It’s been more than 60 years since Bob Ross threw his last major league pitch, but recently the baseball world has again taken notice of the former Fullerton hurler.
Earlier this year, Ross appeared on Baseball Almanac’s list of the 100 Oldest Living Baseball Players. At 89 years, 35 days old, Ross currently holds down the No. 94 spot on the list, just below Hall of Famer Whitey Ford, who beats out Ross by 12 days.
Ross also became the second player with a Fullerton connection on Baseball Almanac’s list. Longtime Fullerton resident Tom Lasorda currently occupies the No. 69 spot at 90 years, 76 days old.
When asked how he felt about being on the list, Ross said, “It’s a nice thing. I don’t really feel that old, but I guess I am. I told some of my friends about it, and we all had a good laugh.”
Floyd Robert Ross was born at Fullerton’s General Hospital in 1929. His family lived just down the street in the 100 block of West Amerige, now Fullerton Hardware Store’s parking lot.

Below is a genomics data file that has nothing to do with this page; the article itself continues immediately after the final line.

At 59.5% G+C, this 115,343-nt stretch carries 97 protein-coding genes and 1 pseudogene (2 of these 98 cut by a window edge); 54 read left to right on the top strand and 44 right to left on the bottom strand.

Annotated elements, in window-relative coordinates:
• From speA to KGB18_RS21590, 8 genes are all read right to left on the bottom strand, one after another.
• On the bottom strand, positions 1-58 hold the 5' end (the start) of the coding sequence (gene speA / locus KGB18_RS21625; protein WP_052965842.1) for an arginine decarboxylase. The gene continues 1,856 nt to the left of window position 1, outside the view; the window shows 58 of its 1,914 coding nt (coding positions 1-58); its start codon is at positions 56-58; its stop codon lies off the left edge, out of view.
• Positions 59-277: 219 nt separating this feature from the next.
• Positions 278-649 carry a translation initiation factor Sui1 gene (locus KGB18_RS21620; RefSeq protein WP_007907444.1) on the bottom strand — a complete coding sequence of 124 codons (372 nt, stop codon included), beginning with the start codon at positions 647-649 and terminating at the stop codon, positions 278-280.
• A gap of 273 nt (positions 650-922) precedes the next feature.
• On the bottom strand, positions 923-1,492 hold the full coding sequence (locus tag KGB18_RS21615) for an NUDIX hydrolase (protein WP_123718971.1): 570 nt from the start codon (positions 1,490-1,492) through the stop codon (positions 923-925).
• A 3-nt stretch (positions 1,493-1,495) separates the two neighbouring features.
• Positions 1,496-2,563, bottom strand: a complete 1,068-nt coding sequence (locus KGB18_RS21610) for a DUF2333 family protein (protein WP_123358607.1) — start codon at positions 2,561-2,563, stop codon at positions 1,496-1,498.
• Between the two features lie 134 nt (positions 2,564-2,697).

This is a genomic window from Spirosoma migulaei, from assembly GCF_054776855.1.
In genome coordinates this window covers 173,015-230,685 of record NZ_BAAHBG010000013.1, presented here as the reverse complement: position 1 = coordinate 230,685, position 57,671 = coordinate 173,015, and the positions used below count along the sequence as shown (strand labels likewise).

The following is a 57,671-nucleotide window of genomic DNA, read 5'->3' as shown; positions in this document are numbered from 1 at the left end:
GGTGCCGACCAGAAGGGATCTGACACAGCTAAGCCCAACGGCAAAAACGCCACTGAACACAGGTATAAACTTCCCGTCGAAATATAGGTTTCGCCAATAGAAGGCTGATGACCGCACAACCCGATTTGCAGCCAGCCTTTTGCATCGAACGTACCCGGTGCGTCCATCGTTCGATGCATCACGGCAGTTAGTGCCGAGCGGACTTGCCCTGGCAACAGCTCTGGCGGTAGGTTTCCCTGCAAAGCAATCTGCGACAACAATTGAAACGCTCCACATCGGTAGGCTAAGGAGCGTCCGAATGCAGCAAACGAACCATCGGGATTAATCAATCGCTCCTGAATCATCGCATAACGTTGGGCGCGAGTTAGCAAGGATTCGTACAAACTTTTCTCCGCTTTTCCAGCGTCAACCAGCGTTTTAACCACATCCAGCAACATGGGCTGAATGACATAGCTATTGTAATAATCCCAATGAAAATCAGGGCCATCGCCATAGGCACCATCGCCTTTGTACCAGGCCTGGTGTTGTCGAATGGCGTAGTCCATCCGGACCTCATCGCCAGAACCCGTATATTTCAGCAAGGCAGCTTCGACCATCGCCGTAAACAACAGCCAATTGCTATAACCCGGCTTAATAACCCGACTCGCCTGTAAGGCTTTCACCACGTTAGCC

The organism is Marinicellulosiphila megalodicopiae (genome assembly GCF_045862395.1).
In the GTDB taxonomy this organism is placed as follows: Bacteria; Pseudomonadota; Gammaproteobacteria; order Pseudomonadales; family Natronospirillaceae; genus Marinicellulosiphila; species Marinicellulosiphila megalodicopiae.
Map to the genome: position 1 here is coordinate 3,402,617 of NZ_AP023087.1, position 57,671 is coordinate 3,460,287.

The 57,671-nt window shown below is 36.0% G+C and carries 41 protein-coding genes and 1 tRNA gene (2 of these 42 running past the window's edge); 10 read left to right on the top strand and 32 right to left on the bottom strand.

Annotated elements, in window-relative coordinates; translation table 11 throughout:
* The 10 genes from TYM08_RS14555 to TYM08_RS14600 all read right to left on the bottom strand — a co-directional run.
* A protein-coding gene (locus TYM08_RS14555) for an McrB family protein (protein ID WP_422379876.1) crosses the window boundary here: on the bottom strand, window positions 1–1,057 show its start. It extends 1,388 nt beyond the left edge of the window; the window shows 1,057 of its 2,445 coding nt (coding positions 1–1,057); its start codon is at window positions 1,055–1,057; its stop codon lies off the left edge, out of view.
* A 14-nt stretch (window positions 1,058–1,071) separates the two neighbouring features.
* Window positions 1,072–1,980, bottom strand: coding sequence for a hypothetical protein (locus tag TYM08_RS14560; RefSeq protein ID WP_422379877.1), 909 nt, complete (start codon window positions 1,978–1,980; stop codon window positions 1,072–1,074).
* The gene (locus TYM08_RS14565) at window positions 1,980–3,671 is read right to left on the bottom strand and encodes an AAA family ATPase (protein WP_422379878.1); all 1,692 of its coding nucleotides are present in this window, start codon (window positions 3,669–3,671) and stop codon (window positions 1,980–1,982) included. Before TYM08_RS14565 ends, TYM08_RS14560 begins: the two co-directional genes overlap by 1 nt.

On Thursday afternoon, March 31, 1938, the Pittsburgh Pirates played an exhibition game against the Pacific Coast League’s Portland Beavers at Amerige Park. Ross, an 8-year-old third-grader at Ford School, just a few blocks from the baseball field, was given permission by his mother, Louisa Ross, to attend the game.
“From that day on, I knew what I wanted to do,” Ross recalled.
As a 15-year-old in 1944, Ross remembers going to a Dodgers’ open tryout at Recreation Park in Long Beach with fellow Fullerton High School teammate and future major league all-star Del Crandall.
“I was a 5-foot-9, 135 pounds, 15-year-old kid, but they kind of liked me” Ross remembers. “I was caught that day by Branch Rickey Jr.”
In 1945, Ross was signed by Brooklyn Dodgers legendary scout Tom Downey, who signed many Southern California players including Duke Snider, Dee Fondy and…